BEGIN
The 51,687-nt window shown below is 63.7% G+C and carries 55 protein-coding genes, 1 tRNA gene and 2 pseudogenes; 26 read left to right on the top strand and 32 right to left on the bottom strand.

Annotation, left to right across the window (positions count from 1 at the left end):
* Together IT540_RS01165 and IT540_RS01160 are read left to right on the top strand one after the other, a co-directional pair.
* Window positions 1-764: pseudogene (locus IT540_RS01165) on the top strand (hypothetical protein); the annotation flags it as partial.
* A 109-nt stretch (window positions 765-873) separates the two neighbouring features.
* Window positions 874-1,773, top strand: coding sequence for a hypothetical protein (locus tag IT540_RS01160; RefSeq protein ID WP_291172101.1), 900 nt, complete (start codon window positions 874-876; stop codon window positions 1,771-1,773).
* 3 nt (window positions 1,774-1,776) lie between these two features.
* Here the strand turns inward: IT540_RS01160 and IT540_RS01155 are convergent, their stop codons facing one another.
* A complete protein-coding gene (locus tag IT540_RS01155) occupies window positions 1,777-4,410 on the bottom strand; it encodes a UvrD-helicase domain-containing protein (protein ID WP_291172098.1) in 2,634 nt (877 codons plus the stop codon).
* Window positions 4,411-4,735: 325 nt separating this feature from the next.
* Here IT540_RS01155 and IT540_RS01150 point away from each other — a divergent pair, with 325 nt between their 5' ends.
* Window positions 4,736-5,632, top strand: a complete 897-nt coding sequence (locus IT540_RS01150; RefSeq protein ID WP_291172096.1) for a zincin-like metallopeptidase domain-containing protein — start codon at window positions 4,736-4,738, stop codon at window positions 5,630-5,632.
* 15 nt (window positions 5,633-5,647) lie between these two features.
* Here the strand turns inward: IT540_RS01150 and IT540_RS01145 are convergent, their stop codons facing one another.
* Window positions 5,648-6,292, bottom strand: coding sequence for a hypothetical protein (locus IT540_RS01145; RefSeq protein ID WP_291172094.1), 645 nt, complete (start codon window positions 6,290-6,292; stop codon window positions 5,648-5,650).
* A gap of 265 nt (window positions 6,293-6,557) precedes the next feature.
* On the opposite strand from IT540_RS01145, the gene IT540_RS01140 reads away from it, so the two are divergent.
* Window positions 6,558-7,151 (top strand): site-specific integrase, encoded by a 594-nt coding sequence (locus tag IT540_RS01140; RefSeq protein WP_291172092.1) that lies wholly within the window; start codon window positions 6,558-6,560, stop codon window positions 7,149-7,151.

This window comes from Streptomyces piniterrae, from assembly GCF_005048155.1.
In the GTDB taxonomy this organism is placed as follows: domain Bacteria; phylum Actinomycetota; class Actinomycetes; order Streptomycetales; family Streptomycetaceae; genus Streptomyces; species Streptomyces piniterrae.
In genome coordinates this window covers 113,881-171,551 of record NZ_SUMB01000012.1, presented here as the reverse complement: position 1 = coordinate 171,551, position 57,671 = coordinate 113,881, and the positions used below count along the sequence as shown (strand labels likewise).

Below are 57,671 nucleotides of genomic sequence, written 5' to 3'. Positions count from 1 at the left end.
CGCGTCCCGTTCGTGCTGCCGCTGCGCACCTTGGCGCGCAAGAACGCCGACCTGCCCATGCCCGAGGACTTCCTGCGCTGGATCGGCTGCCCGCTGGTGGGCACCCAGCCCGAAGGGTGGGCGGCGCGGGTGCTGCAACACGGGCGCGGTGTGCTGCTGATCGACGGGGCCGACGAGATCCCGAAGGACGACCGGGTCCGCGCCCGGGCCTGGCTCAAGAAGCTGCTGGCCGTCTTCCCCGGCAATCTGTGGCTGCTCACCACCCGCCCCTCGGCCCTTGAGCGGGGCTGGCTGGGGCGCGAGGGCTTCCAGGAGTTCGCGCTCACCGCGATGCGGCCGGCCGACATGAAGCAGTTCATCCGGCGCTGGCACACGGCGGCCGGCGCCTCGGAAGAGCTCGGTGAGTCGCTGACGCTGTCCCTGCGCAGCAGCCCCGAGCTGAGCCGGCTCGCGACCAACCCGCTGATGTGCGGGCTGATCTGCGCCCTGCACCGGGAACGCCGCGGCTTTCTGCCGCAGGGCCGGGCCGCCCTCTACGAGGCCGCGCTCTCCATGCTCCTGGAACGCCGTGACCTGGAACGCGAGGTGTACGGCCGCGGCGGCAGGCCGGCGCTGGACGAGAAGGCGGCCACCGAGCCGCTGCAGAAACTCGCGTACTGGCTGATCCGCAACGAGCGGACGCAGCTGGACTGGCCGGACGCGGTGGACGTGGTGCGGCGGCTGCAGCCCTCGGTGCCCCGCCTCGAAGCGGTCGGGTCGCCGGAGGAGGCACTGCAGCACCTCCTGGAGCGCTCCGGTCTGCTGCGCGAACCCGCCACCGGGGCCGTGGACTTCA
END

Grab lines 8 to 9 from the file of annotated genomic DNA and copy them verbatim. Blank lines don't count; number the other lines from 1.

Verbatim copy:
* Here the strand turns inward: IT540_RS01160 and IT540_RS01155 are convergent, their stop codons facing one another.
* A complete protein-coding gene (locus tag IT540_RS01155) occupies window positions 1,777-4,410 on the bottom strand; it encodes a UvrD-helicase domain-containing protein (protein ID WP_291172098.1) in 2,634 nt (877 codons plus the stop codon).